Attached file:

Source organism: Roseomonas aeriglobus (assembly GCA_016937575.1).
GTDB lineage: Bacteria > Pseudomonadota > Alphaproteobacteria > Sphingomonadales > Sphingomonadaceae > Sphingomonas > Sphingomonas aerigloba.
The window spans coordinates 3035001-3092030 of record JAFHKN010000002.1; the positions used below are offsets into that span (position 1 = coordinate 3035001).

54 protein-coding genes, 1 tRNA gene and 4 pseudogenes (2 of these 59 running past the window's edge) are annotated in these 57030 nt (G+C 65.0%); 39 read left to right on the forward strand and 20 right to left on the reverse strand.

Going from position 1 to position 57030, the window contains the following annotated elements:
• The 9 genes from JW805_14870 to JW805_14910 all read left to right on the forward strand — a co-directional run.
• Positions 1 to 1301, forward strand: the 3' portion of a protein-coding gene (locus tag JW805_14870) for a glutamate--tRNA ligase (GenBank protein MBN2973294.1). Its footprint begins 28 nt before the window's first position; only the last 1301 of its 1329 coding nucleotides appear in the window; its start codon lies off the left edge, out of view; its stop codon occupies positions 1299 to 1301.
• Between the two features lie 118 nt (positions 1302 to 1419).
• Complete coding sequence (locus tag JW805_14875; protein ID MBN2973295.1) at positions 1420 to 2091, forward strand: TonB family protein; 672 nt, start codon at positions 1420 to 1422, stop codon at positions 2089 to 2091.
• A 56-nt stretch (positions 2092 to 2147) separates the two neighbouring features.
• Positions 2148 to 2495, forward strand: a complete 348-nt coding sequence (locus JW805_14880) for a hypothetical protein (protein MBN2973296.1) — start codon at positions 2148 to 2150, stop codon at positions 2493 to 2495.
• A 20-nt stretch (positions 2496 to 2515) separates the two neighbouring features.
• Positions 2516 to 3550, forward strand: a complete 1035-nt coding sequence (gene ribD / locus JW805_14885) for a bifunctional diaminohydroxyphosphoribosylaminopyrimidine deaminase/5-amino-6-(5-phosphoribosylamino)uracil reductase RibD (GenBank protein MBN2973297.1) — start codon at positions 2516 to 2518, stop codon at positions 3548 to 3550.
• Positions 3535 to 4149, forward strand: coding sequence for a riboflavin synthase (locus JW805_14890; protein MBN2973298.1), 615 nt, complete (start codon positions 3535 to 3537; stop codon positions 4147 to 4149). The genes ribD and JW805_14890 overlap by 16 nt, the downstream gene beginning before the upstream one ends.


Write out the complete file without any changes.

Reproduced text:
Source organism: Roseomonas aeriglobus (assembly GCA_016937575.1).
GTDB lineage: Bacteria > Pseudomonadota > Alphaproteobacteria > Sphingomonadales > Sphingomonadaceae > Sphingomonas > Sphingomonas aerigloba.
The window spans coordinates 3035001-3092030 of record JAFHKN010000002.1; the positions used below are offsets into that span (position 1 = coordinate 3035001).

54 protein-coding genes, 1 tRNA gene and 4 pseudogenes (2 of these 59 running past the window's edge) are annotated in these 57030 nt (G+C 65.0%); 39 read left to right on the forward strand and 20 right to left on the reverse strand.

Going from position 1 to position 57030, the window contains the following annotated elements:
• The 9 genes from JW805_14870 to JW805_14910 all read left to right on the forward strand — a co-directional run.
• Positions 1 to 1301, forward strand: the 3' portion of a protein-coding gene (locus tag JW805_14870) for a glutamate--tRNA ligase (GenBank protein MBN2973294.1). Its footprint begins 28 nt before the window's first position; only the last 1301 of its 1329 coding nucleotides appear in the window; its start codon lies off the left edge, out of view; its stop codon occupies positions 1299 to 1301.
• Between the two features lie 118 nt (positions 1302 to 1419).
• Complete coding sequence (locus tag JW805_14875; protein ID MBN2973295.1) at positions 1420 to 2091, forward strand: TonB family protein; 672 nt, start codon at positions 1420 to 1422, stop codon at positions 2089 to 2091.
• A 56-nt stretch (positions 2092 to 2147) separates the two neighbouring features.
• Positions 2148 to 2495, forward strand: a complete 348-nt coding sequence (locus JW805_14880) for a hypothetical protein (protein MBN2973296.1) — start codon at positions 2148 to 2150, stop codon at positions 2493 to 2495.
• A 20-nt stretch (positions 2496 to 2515) separates the two neighbouring features.
• Positions 2516 to 3550, forward strand: a complete 1035-nt coding sequence (gene ribD / locus JW805_14885) for a bifunctional diaminohydroxyphosphoribosylaminopyrimidine deaminase/5-amino-6-(5-phosphoribosylamino)uracil reductase RibD (GenBank protein MBN2973297.1) — start codon at positions 2516 to 2518, stop codon at positions 3548 to 3550.
• Positions 3535 to 4149, forward strand: coding sequence for a riboflavin synthase (locus JW805_14890; protein MBN2973298.1), 615 nt, complete (start codon positions 3535 to 3537; stop codon positions 4147 to 4149). The genes ribD and JW805_14890 overlap by 16 nt, the downstream gene beginning before the upstream one ends.